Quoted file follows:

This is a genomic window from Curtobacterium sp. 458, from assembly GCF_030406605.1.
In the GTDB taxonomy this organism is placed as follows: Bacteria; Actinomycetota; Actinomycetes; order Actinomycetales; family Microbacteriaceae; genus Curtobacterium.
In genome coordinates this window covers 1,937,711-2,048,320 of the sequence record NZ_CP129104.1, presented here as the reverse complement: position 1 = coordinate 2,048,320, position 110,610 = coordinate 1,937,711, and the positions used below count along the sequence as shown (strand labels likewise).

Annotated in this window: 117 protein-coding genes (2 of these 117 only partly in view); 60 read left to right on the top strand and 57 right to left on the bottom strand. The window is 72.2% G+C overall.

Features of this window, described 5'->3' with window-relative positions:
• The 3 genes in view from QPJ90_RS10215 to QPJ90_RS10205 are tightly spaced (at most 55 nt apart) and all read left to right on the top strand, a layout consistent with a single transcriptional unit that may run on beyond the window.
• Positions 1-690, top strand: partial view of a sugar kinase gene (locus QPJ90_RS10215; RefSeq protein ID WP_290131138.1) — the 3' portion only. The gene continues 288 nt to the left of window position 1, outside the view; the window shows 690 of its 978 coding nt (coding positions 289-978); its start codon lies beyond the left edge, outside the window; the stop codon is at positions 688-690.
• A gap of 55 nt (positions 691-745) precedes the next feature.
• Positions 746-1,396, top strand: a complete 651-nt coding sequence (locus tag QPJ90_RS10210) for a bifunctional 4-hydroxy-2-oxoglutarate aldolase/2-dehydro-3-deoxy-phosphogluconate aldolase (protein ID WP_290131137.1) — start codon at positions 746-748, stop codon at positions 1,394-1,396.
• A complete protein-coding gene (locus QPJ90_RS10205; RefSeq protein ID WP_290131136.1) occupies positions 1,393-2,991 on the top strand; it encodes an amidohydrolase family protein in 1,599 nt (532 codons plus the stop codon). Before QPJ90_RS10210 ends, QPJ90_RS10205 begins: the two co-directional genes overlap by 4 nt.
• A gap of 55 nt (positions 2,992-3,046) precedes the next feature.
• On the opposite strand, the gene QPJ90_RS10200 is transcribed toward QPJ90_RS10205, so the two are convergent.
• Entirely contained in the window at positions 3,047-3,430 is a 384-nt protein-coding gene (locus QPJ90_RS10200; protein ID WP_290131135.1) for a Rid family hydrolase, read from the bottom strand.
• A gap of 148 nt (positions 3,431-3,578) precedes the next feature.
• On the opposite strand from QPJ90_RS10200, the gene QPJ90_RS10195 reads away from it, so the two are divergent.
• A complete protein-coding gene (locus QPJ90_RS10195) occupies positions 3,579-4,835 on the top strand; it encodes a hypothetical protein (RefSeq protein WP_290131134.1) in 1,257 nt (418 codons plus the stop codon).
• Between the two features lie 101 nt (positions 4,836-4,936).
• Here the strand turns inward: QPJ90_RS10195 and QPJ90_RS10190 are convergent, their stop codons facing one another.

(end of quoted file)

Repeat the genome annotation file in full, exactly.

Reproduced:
This is a genomic window from Curtobacterium sp. 458, from assembly GCF_030406605.1.
In the GTDB taxonomy this organism is placed as follows: Bacteria; Actinomycetota; Actinomycetes; order Actinomycetales; family Microbacteriaceae; genus Curtobacterium.
In genome coordinates this window covers 1,937,711-2,048,320 of the sequence record NZ_CP129104.1, presented here as the reverse complement: position 1 = coordinate 2,048,320, position 110,610 = coordinate 1,937,711, and the positions used below count along the sequence as shown (strand labels likewise).

Annotated in this window: 117 protein-coding genes (2 of these 117 only partly in view); 60 read left to right on the top strand and 57 right to left on the bottom strand. The window is 72.2% G+C overall.

Features of this window, described 5'->3' with window-relative positions:
• The 3 genes in view from QPJ90_RS10215 to QPJ90_RS10205 are tightly spaced (at most 55 nt apart) and all read left to right on the top strand, a layout consistent with a single transcriptional unit that may run on beyond the window.
• Positions 1-690, top strand: partial view of a sugar kinase gene (locus QPJ90_RS10215; RefSeq protein ID WP_290131138.1) — the 3' portion only. The gene continues 288 nt to the left of window position 1, outside the view; the window shows 690 of its 978 coding nt (coding positions 289-978); its start codon lies beyond the left edge, outside the window; the stop codon is at positions 688-690.
• A gap of 55 nt (positions 691-745) precedes the next feature.
• Positions 746-1,396, top strand: a complete 651-nt coding sequence (locus tag QPJ90_RS10210) for a bifunctional 4-hydroxy-2-oxoglutarate aldolase/2-dehydro-3-deoxy-phosphogluconate aldolase (protein ID WP_290131137.1) — start codon at positions 746-748, stop codon at positions 1,394-1,396.
• A complete protein-coding gene (locus QPJ90_RS10205; RefSeq protein ID WP_290131136.1) occupies positions 1,393-2,991 on the top strand; it encodes an amidohydrolase family protein in 1,599 nt (532 codons plus the stop codon). Before QPJ90_RS10210 ends, QPJ90_RS10205 begins: the two co-directional genes overlap by 4 nt.
• A gap of 55 nt (positions 2,992-3,046) precedes the next feature.
• On the opposite strand, the gene QPJ90_RS10200 is transcribed toward QPJ90_RS10205, so the two are convergent.
• Entirely contained in the window at positions 3,047-3,430 is a 384-nt protein-coding gene (locus QPJ90_RS10200; protein ID WP_290131135.1) for a Rid family hydrolase, read from the bottom strand.
• A gap of 148 nt (positions 3,431-3,578) precedes the next feature.
• On the opposite strand from QPJ90_RS10200, the gene QPJ90_RS10195 reads away from it, so the two are divergent.
• A complete protein-coding gene (locus QPJ90_RS10195) occupies positions 3,579-4,835 on the top strand; it encodes a hypothetical protein (RefSeq protein WP_290131134.1) in 1,257 nt (418 codons plus the stop codon).
• Between the two features lie 101 nt (positions 4,836-4,936).
• Here the strand turns inward: QPJ90_RS10195 and QPJ90_RS10190 are convergent, their stop codons facing one another.